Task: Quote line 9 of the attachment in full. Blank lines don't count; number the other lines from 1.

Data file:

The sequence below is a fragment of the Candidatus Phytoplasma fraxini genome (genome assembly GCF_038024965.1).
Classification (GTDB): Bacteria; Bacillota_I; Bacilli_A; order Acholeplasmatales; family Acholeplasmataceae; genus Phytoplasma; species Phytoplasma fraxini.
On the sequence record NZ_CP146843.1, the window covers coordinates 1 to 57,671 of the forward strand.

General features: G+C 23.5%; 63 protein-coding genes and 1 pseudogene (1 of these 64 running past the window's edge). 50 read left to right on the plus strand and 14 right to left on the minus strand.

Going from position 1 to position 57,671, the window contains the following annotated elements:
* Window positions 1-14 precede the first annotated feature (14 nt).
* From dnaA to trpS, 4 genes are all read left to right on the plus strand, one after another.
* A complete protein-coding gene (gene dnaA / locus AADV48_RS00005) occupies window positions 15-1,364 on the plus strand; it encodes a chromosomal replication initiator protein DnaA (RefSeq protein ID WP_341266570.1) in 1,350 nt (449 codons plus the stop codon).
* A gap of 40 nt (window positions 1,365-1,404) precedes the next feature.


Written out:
* A gap of 40 nt (window positions 1,365-1,404) precedes the next feature.